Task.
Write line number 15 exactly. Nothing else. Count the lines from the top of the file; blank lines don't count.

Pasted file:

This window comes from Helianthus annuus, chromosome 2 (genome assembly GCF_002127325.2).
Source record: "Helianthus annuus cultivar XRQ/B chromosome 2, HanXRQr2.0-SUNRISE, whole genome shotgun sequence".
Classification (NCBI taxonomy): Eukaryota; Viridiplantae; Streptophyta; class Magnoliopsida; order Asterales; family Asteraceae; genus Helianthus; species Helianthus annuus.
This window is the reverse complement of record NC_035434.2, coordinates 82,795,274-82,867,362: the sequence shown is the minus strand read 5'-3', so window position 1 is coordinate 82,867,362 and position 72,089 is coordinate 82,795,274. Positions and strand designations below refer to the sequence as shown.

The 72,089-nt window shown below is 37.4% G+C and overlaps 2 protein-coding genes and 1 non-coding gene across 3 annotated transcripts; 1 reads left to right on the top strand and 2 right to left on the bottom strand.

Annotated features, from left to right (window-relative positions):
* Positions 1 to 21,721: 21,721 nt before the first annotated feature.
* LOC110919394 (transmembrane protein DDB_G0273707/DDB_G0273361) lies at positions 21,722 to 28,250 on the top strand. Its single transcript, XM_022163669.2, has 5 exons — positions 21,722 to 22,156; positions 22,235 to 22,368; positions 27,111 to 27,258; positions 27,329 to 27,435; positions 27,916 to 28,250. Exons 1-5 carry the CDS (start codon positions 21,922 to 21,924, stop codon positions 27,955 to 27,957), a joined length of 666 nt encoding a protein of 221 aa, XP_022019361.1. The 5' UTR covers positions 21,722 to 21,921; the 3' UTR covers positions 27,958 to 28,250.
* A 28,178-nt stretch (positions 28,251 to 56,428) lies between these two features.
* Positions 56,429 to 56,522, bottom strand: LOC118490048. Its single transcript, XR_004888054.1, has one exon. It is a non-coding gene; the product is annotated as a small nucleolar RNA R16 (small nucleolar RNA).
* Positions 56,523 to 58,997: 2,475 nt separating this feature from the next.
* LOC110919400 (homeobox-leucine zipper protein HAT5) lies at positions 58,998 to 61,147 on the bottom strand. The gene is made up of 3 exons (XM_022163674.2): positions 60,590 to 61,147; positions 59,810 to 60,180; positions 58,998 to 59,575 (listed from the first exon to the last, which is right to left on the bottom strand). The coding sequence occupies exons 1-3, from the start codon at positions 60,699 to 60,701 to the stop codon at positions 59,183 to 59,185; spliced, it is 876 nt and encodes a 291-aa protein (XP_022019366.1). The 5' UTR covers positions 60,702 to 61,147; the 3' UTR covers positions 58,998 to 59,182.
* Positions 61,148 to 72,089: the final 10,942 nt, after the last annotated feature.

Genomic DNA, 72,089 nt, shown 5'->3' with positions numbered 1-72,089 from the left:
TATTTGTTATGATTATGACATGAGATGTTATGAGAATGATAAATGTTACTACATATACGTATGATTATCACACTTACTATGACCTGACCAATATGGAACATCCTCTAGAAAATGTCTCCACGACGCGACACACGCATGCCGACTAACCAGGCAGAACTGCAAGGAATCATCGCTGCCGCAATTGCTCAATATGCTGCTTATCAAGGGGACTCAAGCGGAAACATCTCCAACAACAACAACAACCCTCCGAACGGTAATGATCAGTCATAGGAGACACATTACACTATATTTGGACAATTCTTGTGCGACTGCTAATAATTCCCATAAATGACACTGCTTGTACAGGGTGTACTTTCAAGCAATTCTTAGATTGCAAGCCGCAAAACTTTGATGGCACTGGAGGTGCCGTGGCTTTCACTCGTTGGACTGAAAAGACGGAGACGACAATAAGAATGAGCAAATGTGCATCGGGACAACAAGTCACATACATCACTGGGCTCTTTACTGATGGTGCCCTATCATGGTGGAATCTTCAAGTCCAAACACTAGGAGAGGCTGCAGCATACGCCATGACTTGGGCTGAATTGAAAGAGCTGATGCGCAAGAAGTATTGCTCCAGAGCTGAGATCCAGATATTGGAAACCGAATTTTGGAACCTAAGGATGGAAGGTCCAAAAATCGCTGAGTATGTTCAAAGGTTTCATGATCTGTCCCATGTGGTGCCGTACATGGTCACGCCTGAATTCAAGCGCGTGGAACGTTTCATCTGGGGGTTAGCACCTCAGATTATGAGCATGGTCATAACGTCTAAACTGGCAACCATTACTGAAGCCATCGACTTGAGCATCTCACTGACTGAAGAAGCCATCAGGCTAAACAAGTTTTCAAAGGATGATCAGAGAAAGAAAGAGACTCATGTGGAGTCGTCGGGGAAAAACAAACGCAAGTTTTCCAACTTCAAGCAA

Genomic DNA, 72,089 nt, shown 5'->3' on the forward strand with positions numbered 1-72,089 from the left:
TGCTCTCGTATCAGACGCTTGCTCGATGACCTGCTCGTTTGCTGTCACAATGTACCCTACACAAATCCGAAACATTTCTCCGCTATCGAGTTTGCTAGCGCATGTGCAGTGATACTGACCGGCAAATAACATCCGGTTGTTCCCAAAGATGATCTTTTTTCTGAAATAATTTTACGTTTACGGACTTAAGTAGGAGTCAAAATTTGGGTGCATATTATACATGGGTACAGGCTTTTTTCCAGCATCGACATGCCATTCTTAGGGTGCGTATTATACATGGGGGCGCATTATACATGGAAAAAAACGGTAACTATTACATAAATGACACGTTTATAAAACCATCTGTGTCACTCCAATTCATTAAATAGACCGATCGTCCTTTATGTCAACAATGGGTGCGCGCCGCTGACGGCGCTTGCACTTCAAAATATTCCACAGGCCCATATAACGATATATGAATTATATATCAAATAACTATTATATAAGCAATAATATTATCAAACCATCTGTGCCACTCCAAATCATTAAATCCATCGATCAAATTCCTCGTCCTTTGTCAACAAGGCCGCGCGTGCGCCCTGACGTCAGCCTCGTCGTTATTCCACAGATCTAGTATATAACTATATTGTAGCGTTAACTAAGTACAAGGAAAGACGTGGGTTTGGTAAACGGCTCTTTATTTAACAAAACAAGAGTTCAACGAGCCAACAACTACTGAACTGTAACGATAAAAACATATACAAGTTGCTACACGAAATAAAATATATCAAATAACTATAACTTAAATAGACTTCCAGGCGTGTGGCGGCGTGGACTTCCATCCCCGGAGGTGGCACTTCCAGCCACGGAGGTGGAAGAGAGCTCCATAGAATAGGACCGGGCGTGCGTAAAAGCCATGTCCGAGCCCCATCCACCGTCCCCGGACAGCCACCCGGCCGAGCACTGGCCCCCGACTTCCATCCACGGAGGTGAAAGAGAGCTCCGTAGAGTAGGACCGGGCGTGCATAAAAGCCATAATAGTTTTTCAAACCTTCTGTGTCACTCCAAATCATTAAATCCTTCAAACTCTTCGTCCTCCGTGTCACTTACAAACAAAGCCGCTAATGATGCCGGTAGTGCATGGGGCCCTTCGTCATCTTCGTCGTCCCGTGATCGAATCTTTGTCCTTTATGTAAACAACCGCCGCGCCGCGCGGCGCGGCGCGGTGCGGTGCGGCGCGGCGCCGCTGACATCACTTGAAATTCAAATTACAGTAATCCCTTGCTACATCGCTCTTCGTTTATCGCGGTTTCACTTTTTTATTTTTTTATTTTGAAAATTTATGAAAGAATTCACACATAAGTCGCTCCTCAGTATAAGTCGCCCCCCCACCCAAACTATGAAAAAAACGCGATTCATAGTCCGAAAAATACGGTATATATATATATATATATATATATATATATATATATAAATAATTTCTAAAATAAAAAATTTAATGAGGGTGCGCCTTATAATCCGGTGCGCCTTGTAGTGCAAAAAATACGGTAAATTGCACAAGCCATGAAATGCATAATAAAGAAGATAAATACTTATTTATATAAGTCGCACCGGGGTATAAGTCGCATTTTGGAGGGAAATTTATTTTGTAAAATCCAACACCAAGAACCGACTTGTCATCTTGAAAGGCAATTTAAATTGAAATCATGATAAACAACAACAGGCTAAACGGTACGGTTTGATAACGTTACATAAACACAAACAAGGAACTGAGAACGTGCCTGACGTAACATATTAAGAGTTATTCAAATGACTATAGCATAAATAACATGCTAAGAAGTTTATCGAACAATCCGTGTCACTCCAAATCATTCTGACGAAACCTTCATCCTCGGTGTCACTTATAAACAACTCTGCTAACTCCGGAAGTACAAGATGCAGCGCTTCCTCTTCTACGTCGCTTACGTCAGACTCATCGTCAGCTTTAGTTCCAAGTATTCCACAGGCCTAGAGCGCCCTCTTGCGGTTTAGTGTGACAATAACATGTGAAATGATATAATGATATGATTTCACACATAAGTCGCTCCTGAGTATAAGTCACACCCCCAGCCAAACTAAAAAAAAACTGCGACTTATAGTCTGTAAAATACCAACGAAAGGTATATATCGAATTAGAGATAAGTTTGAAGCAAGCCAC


TATTTGTTATGATTATGACATGAGATGTTATGAGAATGATAAATGTTACTACATATACGTATGATTATCACACTTACTATGACCTGACCAATATGGAACATCCTCTAGAAAATGTCTCCACGACGCGACACACGCATGCCGACTAACCAGGCAGAACTGCAAGGAATCATCGCTGCCGCAATTGCTCAATATGCTGCTTATCAAGGGGACTCAAGCGGAAACATCTCCAACAACAACAACAACCCTCCGAACGGTAATGATCAGTCATAGGAGACACATTACACTATATTTGGACAATTCTTGTGCGACTGCTAATAATTCCCATAAATGACACTGCTTGTACAGGGTGTACTTTCAAGCAATTCTTAGATTGCAAGCCGCAAAACTTTGATGGCACTGGAGGTGCCGTGGCTTTCACTCGTTGGACTGAAAAGACGGAGACGACAATAAGAATGAGCAAATGTGCATCGGGACAACAAGTCACATACATCACTGGGCTCTTTACTGATGGTGCCCTATCATGGTGGAATCTTCAAGTCCAAACACTAGGAGAGGCTGCAGCATACGCCATGACTTGGGCTGAATTGAAAGAGCTGATGCGCAAGAAGTATTGCTCCAGAGCTGAGATCCAGATATTGGAAACCGAATTTTGGAACCTAAGGATGGAAGGTCCAAAAATCGCTGAGTATGTTCAAAGGTTTCATGATCTGTCCCATGTGGTGCCGTACATGGTCACGCCTGAATTCAAGCGCGTGGAACGTTTCATCTGGGGGTTAGCACCTCAGATTATGAGCATGGTCATAACGTCTAAACTGGCAACCATTACTGAAGCCATCGACTTGAGCATCTCACTGACTGAAGAAGCCATCAGGCTAAACAAGTTTTCAAAGGATGATCAGAGAAAGAAAGAGACTCATGTGGAGTCGTCGGGGAAAAACAAACGCAAGTTTTCCAACTTCAAGCAA